Next, diet and exercise. I’ve been vegetarian for about 1.5 years, and have been cutting back on dairy to see if I can transition to a vegan diet and still be healthy. I made a new rule for myself: I have to either walk TO work or walk home FROM work – no exceptions, no excuses. And I began a yoga practice that began paying off almost immediately, especially since it’s mostly restorative yoga – the last thing I needed was one more activity where I was striving instead of nurturing.
The next step was to add more fun things back into my life, so that I was more than my job. This was really really hard for me. I’m so very much in love with what I do, and it’s really easy for me to take on more and more library work–both paid and volunteer–because it means so much to me. But other things mean a lot to me, too, and I’d been skimping on them to the point that, when I started adding them back, I didn’t realized how much I’d missed them.
So, I’m writing a lot more now. Plays mostly, some poems. I’ve entered some of my work in a short play festival – I’ll let you know how that turns out – and I’ll be starring in a play a friend wrote, to fulfill a theater residency he won. I’ve become seriously artsy-craftsy, both at things I already enjoyed, like needlework and decoupage, and things I’d never tried before, like painting and drawing.
The result of all this personal tinkering is that I’m a lot more interesting to be around, I think. I’m also a much more effective librarian: I’m managing my time better, getting things done more efficiently and effectively, and taking a lot more of the normal daily stress and drama in stride (those of you who miss the dramatic goat farm declarations will be reassured to hear that they haven’t vanished entirely). I feel a million times more confident than I ever have, because I’ve gone a long way toward solving the biggest problem I face: how to balance LAV the fiercely brilliant and creative librarian with LAV the ridiculously lovable, comically flawed human being who, like everyone else on this dotty blue planet, is simply trying to make her way the best she can.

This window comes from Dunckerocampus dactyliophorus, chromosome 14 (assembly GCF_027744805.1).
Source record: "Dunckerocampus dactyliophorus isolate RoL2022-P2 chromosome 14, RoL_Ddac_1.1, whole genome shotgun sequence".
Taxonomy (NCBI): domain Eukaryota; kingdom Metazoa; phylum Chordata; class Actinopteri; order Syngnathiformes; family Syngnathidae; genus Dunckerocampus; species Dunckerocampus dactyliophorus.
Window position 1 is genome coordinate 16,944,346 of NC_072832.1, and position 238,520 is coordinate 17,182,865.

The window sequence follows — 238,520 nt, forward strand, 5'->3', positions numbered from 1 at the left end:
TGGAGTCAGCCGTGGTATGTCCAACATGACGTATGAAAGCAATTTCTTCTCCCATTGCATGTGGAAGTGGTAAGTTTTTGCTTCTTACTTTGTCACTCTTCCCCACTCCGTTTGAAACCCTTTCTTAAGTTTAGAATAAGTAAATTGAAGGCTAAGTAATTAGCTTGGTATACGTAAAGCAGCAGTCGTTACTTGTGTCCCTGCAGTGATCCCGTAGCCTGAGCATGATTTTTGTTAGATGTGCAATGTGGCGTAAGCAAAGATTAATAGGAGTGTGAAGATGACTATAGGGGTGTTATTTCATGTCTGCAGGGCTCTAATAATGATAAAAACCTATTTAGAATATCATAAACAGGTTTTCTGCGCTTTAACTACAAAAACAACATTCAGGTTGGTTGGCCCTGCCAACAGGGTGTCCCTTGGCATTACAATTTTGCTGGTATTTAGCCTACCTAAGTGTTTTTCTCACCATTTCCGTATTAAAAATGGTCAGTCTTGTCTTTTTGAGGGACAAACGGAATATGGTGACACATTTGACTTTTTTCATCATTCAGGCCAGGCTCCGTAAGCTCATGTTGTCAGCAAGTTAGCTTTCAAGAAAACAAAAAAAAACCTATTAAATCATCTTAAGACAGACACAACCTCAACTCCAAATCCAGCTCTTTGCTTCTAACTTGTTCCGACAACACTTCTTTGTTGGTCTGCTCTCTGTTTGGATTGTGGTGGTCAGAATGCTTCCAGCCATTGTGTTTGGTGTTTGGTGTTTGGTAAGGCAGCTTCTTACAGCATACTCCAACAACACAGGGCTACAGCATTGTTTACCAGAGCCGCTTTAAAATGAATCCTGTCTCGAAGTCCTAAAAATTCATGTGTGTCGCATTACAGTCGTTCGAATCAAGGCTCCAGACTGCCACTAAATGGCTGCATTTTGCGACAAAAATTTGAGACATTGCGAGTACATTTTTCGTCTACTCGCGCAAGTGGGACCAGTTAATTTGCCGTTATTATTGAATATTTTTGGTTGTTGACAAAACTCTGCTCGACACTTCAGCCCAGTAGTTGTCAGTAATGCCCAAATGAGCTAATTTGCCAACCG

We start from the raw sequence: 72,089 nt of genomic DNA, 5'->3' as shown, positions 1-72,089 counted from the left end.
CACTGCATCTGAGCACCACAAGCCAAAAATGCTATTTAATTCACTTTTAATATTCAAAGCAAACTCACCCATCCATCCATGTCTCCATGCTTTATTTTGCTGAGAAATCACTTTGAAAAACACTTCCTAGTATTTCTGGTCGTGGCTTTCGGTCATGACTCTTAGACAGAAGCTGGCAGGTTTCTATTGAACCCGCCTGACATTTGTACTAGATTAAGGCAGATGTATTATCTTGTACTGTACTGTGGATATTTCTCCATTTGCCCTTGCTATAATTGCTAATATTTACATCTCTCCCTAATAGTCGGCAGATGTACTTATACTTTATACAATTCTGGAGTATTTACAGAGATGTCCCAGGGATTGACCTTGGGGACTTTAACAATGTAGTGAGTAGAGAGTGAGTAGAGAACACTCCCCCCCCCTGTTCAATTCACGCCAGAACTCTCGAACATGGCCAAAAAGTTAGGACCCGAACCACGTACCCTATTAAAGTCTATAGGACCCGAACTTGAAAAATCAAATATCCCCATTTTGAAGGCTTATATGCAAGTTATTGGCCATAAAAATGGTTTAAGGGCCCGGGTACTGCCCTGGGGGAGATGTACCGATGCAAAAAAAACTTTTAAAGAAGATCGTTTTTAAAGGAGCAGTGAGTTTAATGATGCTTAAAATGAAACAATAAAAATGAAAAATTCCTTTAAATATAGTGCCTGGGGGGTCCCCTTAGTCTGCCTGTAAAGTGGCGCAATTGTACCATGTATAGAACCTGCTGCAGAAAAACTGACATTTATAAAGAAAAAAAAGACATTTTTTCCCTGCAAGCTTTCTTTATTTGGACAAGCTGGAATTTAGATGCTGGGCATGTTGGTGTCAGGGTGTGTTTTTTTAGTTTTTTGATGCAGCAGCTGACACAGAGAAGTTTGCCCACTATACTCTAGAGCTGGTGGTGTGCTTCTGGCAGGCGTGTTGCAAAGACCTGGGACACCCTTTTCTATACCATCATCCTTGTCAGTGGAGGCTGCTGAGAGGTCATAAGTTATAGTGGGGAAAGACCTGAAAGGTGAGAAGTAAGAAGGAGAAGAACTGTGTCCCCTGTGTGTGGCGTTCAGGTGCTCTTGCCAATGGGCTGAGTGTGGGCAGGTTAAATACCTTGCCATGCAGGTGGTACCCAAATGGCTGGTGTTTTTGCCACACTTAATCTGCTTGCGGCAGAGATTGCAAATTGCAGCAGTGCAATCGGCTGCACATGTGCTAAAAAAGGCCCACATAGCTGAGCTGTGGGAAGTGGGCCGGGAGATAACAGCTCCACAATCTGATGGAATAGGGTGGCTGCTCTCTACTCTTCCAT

So, now what?
That’s a good question. I honestly feel now like I could do absolutely anything. So what do I want?
I”m pretty happy where I am, doing what I’m doing. Pittsburgh rocks, Washington press corps snickering aside. I’d like to stay here for the next 40 years, work my way up the food chain, and get the big gold watch when I finally retire. It remains to be seen whether or not the economy will support this endeavor.
That being said, what I really want to do, regardless of what titles I may hold or official responsibilities I may have, is to create environments where people can be their best selves. I want to help people become the best they can be. I want to help them achieve their goals and then to go beyond those goals to tap potential theydon’t even realize they have. I want to inspire, motivate, and induce side-splitting laughter when appropriate. I want to be a good listener, the kind of person a colleague can come to when s/he needs advice. I want to call shenanigans on bad behavior and take concrete steps to make it better.
Mostly, though, I want to be a good person, ethical and fair, kind and wise and loving. If you can do that, I reckon, everything else falls into place exactly where it should be.
And with that, having discharged my official conference duties, I”m exercising the right not to blog. I’m going to visit the exhibits, and see some panels, and attend some meetings, and reunite with classmates and old friends, and talk to random people on shuttles and in coffeeshops in the hopes of making new connections. I’m going to walk around Chicago and soak up its utter fabulosity, and I’m going to start memorizing my lines for my play.
Mostly, though, I’m going to enjoy having emerged. I make rather the fetching butterfly, if I do say so myself.
I’ll fight wih that video footage next week. Take care, and be well.
the incorrigible alchemist